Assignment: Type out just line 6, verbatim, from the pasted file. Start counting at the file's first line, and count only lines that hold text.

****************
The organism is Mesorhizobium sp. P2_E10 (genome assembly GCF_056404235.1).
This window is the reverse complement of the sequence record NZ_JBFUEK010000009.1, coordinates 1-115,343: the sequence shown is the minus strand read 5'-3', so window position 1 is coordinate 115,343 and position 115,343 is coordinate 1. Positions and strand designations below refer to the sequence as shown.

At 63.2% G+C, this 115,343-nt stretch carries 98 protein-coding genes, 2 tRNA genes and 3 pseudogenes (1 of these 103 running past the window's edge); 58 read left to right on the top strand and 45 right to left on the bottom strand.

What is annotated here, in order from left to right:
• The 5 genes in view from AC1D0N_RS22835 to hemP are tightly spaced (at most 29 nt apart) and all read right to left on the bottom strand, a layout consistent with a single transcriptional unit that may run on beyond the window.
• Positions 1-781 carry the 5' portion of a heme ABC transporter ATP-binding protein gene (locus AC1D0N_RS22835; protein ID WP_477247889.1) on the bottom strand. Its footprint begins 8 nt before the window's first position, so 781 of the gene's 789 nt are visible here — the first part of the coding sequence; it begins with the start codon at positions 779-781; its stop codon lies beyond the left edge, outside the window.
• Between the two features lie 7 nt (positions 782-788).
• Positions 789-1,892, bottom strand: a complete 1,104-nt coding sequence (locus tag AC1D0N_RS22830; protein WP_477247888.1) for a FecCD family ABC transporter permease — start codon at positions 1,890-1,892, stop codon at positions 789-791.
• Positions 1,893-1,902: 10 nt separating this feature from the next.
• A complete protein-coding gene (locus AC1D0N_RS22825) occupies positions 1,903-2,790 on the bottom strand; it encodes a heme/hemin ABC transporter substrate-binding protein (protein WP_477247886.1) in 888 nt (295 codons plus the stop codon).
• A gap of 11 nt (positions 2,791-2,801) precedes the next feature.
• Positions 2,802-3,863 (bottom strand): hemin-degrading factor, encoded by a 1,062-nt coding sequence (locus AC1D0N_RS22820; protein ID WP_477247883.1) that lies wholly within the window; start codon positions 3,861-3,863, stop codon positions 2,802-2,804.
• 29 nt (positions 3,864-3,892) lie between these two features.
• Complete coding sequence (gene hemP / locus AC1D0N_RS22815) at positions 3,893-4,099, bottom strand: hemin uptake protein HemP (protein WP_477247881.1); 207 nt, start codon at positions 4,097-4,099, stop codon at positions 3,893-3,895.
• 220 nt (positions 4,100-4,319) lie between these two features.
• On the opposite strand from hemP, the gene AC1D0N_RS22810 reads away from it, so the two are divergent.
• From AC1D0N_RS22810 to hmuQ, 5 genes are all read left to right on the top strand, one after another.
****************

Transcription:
• Positions 1-781 carry the 5' portion of a heme ABC transporter ATP-binding protein gene (locus AC1D0N_RS22835; protein ID WP_477247889.1) on the bottom strand. Its footprint begins 8 nt before the window's first position, so 781 of the gene's 789 nt are visible here — the first part of the coding sequence; it begins with the start codon at positions 779-781; its stop codon lies beyond the left edge, outside the window.